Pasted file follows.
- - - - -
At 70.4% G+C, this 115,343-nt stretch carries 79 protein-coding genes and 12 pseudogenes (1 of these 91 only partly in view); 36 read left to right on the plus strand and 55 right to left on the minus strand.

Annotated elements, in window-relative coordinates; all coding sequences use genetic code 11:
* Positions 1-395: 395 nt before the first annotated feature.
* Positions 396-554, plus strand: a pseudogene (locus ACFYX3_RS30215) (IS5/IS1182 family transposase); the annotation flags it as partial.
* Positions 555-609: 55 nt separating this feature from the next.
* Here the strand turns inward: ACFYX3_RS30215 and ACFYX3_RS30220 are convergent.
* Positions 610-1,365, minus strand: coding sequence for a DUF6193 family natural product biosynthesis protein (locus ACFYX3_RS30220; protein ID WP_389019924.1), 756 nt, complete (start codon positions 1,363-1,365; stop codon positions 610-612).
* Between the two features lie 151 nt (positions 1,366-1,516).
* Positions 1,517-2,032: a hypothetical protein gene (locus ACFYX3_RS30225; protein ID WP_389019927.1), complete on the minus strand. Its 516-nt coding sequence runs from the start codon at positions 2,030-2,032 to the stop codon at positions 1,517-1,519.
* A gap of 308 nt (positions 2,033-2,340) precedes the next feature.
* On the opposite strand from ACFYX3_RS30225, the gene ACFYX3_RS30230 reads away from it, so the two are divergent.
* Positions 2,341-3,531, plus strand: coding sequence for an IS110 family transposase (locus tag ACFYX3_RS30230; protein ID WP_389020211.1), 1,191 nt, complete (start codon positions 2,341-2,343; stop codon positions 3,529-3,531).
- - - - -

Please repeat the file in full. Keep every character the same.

At 70.4% G+C, this 115,343-nt stretch carries 79 protein-coding genes and 12 pseudogenes (1 of these 91 only partly in view); 36 read left to right on the plus strand and 55 right to left on the minus strand.

Annotated elements, in window-relative coordinates; all coding sequences use genetic code 11:
* Positions 1-395: 395 nt before the first annotated feature.
* Positions 396-554, plus strand: a pseudogene (locus ACFYX3_RS30215) (IS5/IS1182 family transposase); the annotation flags it as partial.
* Positions 555-609: 55 nt separating this feature from the next.
* Here the strand turns inward: ACFYX3_RS30215 and ACFYX3_RS30220 are convergent.
* Positions 610-1,365, minus strand: coding sequence for a DUF6193 family natural product biosynthesis protein (locus ACFYX3_RS30220; protein ID WP_389019924.1), 756 nt, complete (start codon positions 1,363-1,365; stop codon positions 610-612).
* Between the two features lie 151 nt (positions 1,366-1,516).
* Positions 1,517-2,032: a hypothetical protein gene (locus ACFYX3_RS30225; protein ID WP_389019927.1), complete on the minus strand. Its 516-nt coding sequence runs from the start codon at positions 2,030-2,032 to the stop codon at positions 1,517-1,519.
* A gap of 308 nt (positions 2,033-2,340) precedes the next feature.
* On the opposite strand from ACFYX3_RS30225, the gene ACFYX3_RS30230 reads away from it, so the two are divergent.
* Positions 2,341-3,531, plus strand: coding sequence for an IS110 family transposase (locus tag ACFYX3_RS30230; protein ID WP_389020211.1), 1,191 nt, complete (start codon positions 2,341-2,343; stop codon positions 3,529-3,531).